LinkedIn launched in 2003 and was the business answer to Facebook. Except without the pokes, gimmicky games and writing on each other’s walls.
Since then the networking and recruitment tools on the platform have grown ever slicker and more polished. There’s an even a broader range of content to help employers and candidates find one another.
LinkedIn offers various businesses paid advertising tools to expand the reach on their products and services. And a huge amount of their revenue comes from recruitment.
Specifically, recruiter licenses that allow hiring managers to find the right match for their company.
Recruiter licenses mean that you can cast a wide range of parameters when searching. As well as the ability to message someone, even if you’re not connected.
Which means a LinkedIn Profile that is well written and complete is far more likely to be found. So if you’re looking for a new role, then it’s worth updating your LinkedIn profile to improve your chances.
Nail the Basics
Here’s the fundamentals of what your LinkedIn profile should have.
Your LinkedIn profile picture
Your profile picture needs to be a professional, clear photo of you. So not one of you on holiday, embracing a partner or out on the town.
Preferably you’ll be dressed professionally against a neutral background. It doesn’t have to be a suit, but it needs to be presentable.
The headline on your LinkedIn profile is searchable. So formatting your headline with valuable keywords is essential. Just like with Google, keywords are what the search algorithm looks for in order to provide relevant information.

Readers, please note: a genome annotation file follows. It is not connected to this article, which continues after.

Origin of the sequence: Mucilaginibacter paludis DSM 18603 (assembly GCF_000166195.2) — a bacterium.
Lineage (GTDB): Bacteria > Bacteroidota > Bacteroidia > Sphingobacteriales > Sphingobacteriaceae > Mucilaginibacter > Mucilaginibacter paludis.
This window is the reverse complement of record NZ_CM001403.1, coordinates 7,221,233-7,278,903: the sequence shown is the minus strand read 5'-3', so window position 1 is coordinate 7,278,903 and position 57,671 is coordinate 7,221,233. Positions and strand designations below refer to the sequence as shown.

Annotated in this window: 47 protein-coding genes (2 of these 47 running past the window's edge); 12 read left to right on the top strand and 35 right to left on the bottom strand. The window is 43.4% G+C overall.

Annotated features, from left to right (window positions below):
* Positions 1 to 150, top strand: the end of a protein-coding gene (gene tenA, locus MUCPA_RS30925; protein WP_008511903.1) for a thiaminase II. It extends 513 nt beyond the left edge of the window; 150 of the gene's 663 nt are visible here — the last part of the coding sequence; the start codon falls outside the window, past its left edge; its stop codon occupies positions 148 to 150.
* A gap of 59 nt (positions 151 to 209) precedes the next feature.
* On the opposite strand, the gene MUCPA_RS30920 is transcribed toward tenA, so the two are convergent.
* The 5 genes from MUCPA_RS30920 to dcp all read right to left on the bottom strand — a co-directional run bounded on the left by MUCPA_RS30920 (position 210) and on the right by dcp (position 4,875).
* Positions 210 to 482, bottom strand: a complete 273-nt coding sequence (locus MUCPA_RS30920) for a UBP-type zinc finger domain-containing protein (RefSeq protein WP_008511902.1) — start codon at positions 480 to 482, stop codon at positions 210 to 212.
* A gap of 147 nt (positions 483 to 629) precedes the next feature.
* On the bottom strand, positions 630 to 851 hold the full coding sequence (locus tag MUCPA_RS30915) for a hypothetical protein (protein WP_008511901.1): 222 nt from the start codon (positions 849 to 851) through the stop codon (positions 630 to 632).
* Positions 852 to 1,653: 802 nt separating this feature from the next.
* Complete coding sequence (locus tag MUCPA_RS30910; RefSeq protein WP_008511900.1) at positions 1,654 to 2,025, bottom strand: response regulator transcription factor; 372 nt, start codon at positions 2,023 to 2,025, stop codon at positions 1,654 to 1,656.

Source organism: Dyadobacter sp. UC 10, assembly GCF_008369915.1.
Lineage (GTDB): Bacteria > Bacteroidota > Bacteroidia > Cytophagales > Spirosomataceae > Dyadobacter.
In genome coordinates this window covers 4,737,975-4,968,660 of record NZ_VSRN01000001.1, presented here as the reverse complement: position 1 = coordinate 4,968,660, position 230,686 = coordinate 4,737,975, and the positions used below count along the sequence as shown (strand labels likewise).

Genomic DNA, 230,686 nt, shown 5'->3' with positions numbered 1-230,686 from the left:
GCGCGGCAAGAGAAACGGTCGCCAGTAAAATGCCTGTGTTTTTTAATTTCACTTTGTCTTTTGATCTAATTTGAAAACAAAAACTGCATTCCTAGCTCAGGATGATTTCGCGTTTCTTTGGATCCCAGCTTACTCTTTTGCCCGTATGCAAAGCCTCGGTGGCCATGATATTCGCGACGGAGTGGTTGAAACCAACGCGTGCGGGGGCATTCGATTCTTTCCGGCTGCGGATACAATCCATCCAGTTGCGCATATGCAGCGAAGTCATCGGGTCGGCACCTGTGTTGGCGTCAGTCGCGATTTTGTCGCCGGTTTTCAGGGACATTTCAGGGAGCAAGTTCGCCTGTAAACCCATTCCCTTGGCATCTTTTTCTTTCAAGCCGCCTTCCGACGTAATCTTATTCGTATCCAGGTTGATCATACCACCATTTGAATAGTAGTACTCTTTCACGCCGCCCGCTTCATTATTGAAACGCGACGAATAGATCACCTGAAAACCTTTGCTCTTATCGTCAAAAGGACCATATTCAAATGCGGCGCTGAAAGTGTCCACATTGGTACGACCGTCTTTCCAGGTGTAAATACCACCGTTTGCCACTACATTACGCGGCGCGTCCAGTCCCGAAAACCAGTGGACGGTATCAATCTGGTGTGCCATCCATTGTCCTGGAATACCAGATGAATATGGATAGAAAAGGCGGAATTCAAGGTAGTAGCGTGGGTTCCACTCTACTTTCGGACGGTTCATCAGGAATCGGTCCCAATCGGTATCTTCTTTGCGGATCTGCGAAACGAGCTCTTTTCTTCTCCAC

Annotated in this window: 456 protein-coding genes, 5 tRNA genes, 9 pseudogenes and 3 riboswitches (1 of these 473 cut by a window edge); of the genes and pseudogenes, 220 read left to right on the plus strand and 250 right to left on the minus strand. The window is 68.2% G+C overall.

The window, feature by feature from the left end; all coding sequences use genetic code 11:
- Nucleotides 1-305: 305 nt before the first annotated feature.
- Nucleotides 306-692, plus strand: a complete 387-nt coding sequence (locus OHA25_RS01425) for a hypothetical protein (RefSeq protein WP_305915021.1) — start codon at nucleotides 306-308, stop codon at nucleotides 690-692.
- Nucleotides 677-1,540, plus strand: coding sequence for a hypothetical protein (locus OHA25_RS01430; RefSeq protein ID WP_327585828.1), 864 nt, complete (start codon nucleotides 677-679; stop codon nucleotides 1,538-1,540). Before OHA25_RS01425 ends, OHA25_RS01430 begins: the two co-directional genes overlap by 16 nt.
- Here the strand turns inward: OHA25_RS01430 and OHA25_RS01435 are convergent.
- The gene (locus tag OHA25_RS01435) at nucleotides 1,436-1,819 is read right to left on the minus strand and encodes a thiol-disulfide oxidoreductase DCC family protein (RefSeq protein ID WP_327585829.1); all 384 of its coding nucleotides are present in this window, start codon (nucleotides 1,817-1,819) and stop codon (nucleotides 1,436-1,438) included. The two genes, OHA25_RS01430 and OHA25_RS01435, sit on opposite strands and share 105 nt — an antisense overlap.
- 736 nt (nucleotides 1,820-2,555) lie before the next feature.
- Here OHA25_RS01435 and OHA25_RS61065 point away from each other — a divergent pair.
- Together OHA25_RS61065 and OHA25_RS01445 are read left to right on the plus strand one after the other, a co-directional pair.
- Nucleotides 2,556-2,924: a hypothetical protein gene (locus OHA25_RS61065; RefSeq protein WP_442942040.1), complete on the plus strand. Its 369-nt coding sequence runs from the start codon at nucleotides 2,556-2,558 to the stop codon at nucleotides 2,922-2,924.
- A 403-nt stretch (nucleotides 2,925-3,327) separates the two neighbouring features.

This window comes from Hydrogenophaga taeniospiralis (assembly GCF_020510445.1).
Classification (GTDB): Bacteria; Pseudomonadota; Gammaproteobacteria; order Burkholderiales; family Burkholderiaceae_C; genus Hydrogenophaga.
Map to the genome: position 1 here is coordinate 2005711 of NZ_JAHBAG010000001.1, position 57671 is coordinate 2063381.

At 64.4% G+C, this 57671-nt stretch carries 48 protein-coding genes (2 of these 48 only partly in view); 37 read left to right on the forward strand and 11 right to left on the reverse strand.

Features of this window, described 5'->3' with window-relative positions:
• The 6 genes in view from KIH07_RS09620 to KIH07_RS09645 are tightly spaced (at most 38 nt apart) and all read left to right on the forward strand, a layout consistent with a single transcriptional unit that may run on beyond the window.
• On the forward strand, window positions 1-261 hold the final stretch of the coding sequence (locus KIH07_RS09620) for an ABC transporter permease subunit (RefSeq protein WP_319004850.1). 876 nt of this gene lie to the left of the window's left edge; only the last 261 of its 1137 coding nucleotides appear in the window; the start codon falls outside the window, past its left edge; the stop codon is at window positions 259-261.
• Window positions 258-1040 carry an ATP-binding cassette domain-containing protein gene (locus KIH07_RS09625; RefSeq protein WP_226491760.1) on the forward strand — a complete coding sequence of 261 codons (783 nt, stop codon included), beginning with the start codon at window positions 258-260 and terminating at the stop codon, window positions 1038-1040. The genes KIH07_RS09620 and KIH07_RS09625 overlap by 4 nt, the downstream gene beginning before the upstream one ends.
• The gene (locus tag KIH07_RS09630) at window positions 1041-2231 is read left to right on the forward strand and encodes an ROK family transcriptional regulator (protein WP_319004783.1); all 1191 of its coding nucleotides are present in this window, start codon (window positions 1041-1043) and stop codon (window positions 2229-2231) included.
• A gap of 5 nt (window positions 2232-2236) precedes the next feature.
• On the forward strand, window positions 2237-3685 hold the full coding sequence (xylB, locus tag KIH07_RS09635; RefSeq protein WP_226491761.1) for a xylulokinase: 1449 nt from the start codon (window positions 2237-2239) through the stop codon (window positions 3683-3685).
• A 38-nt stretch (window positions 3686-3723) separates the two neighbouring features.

You need to find keywords that describe what you do without being too obscure that no one searches them. Or too common a keyword that’s oversaturated with candidates.
Some of the most overused buzzwords in headlines – according to LinkedIn – are:
It isn’t to say you can’t use these terms but just be selective with what you’re trying to get across. If you just bang in a load of keywords then other users will see right through you.
Some employers may ask you to use your summary to promote the business, don’t. It’s yours and should be used as such.
Your summary is an opportunity to showcase your skills, experience and personality. Giving you the opportunity to tell your story and why you do what you do.
It provides an area of your profile to talk about everything you can’t fit into your employment history. And it also gives your employment history context which is very important to a hiring manager.
Experience and Education
When filling out this section it’s a good idea to be descriptive with it. By just filling out the date, course or job title recruiters won’t know what you gained from this experience.
Make sure you go into detail about your current and previous roles. It will help to back up your summary and tie in with your skills section.
Every field in LinkedIn is searchable so make the effort to show yourself off the best you can.
List your Skills on your LinkedIn Profile
The skills section is often overlooked, but it yields the quickest wins. Again, this is due to how the search algorithm works.
It allows time-limited hiring managers to quickly determine whether you’re the right fit for the role with just a glance. But resist the urge to list every single skill you can think of. If it’s not relevant to the roles you’re after then don’t use it.
The same logic applies to the certification section above skills. Any certification you have on your profile should be relevant and current. It’s far better to have no certifications then loads of expired ones.
It just looks like you’ve let things slide or you’re not really bothered about presenting yourself to recruiters.
Take a skills assessment
According to LinkedIn, candidates with a Verified Skills badge were 30% more likely to be hired for related roles.
It’s a quick online assessment that demonstrates your skills to recruiters. What’s more the assessment can be taken multiple times until you pass.